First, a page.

The Alice’s Road Corridor Project has been one of the most talked about topics in Waukee for almost 20 years and will continue to be discussed after last Wednesday’s unveiling of the 1,500 square-foot project entitled Kettlestone.
Kettlestone, named for the kettle lakes and ponds that were left behind by receding glaciers thousands of years ago, will include shopping and dining experiences along with future office space, apartments, and housing developments all located off of Interstate-80.
“The project is important for the economic development of Dallas County,” Waukee Mayor Bill Peard said at the April 16 unveiling. Peard added the city hopes to “preserve the rich history of the state.”
However, preserving the history of the state could directly affect Waukee’s current history of maintaining the name Alice’s Road, according to almost 40 residents who attended Waukee City Council’s most recent meeting.
Currently, the City is entertaining the idea of re-naming Alice’s Road from I-80 to Hickman Road to the name Grand Prairie Parkway. The remainder of Hickman Road going north would keep the name Alice’s Road-named after longtime resident Alice Nizzi, owner of Alice’s Spaghetti Land.
“The name meets the needs of both communities (Waukee and West Des Moines),” City Administrator Tim Moerman said. “West Des Moines wanted the name to reflect technology and we were looking for something geological.”
Moerman added the name would reduce confusion from Hickman Road traveling south and help with emergency response times if the road had a single name off of the interchange road. The six-lane, single name road would also help with potential business development within the corridor, he said.
Mayor Bill Peard addressed the Nizzi family and supporters of Alice’s Road stating, in his opinion, it is important to preserve Alice Nizzi’s legacy and that there are ways to still honor her within the community.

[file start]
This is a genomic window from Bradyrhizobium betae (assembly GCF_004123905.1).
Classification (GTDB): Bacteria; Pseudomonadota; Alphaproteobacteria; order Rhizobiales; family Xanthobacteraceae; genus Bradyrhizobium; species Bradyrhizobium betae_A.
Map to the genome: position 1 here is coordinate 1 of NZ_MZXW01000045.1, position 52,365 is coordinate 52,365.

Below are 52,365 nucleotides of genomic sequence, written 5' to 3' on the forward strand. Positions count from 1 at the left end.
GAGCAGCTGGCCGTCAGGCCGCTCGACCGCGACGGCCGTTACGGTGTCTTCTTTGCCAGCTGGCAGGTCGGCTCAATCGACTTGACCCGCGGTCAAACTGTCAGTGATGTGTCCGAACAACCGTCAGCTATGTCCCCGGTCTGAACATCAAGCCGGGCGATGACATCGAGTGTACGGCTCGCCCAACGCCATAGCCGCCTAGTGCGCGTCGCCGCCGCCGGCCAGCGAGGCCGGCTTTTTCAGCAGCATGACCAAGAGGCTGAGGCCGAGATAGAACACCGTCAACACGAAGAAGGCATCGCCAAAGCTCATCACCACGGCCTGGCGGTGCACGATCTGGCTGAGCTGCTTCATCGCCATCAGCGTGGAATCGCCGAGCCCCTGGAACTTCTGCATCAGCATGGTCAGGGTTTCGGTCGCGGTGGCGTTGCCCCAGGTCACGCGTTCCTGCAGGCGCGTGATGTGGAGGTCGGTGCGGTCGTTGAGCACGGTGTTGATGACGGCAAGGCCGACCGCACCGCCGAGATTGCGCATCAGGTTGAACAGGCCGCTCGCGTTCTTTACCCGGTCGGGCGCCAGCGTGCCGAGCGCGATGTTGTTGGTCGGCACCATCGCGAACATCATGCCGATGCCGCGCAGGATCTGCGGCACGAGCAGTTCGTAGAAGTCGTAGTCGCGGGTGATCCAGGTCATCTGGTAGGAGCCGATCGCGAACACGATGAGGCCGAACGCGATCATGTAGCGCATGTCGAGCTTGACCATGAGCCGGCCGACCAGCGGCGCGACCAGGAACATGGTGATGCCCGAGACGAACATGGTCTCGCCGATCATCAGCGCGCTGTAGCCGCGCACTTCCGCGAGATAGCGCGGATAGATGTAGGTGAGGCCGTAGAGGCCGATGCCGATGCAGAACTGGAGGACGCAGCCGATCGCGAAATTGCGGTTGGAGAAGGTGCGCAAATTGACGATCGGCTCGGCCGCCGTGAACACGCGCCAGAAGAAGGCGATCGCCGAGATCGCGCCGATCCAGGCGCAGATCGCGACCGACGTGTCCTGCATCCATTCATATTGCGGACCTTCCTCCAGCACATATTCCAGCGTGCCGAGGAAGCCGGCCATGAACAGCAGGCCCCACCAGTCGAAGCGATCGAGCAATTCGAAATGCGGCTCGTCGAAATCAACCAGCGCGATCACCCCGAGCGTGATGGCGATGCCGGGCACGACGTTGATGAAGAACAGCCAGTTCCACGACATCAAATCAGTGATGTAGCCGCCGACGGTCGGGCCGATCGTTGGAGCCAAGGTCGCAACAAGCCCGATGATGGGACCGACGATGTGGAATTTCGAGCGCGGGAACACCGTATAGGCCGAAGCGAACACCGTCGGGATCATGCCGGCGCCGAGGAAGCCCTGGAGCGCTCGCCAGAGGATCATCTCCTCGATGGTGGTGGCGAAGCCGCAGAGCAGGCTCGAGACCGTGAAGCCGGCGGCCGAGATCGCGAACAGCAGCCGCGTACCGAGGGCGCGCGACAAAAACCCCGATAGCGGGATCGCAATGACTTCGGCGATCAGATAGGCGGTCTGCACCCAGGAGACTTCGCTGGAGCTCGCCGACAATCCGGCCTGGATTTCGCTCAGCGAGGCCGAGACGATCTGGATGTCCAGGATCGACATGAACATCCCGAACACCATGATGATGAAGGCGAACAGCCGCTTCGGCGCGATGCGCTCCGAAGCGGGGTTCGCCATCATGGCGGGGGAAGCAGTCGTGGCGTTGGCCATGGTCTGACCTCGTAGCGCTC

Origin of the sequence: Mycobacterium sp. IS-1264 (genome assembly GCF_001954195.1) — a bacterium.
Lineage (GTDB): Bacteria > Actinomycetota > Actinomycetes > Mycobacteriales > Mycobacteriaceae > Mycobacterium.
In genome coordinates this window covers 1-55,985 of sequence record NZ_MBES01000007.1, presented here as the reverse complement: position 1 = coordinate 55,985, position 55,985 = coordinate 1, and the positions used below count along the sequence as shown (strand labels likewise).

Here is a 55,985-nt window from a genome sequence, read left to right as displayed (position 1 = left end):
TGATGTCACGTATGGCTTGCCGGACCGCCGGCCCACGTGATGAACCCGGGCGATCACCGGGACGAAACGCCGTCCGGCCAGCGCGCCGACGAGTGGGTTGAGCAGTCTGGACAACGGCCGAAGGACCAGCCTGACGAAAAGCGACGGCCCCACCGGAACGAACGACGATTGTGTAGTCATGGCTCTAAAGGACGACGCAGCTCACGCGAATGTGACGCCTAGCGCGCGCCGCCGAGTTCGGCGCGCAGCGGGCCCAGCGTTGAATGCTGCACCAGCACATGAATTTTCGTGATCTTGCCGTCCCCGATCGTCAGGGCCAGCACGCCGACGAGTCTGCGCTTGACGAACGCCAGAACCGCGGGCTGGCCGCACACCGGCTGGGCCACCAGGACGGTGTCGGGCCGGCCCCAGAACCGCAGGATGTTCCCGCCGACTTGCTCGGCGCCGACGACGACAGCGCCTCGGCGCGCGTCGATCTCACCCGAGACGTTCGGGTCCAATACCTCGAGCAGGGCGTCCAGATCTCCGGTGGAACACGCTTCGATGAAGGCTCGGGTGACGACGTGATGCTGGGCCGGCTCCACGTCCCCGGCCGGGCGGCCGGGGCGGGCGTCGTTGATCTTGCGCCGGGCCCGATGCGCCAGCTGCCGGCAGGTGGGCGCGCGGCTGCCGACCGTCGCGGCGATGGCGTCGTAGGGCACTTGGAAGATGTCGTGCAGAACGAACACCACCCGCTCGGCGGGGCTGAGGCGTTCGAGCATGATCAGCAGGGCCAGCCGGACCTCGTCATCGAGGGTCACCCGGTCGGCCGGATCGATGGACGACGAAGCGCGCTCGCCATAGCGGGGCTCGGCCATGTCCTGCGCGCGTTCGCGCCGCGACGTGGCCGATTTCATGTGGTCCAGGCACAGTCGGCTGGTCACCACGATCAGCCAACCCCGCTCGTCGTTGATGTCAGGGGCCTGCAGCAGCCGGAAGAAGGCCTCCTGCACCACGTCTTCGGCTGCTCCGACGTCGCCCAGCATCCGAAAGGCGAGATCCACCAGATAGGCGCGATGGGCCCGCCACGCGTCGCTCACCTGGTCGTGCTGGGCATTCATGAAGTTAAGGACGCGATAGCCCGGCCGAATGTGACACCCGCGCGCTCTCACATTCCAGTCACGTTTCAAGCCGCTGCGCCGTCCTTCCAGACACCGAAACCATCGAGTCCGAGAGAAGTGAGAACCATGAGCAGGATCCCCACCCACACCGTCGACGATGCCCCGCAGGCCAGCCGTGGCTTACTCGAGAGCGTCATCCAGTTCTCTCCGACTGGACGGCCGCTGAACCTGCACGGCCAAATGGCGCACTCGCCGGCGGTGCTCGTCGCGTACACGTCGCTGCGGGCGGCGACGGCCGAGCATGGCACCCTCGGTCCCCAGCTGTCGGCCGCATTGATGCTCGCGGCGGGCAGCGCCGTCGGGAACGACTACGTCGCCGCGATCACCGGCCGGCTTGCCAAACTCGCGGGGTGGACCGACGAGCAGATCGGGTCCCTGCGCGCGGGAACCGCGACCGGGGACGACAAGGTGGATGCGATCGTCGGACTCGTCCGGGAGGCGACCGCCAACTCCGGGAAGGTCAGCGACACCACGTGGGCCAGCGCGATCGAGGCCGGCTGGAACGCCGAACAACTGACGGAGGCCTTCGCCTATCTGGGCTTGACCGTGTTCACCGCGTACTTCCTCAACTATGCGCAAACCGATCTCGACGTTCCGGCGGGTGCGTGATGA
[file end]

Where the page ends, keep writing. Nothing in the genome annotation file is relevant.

“To me, one way we can preserve the Nizzi name more than just a corridor from Hickman Road down to the interchange is to potentially name a park after Alice Nizzi,” Peard said. “Tons of kids, tons of adults, and tons of little kids would use that park. With the historical monument of what Alice meant to this community that, to me, would preserve the Nizzi family and the Nizzi legacy far more than a road that extends seven miles instead of one mile.
“But, I guarantee, at a minimum, the road will be preserved from the north of Hickman to the restaurant.”
Peard added there will be a park by the former restaurant and proposed the park name be Alice Nizzi Park with a monument dedicated in her honor. Councilman Casey Harvey agreed with Mayor Peard stating the corridor would do better and would be less confusing to travelers if it had one name. He added a park would be one way to honor Alice Nizzi’s legacy.
“Being a new resident in the last 10 years and talking to my neighbors, a lot of them don’t know why it’s Alice’s Road,” Harvey said. “I think if you have a park, a monument, and you have information behind the monument then that does a certain amount of great service.”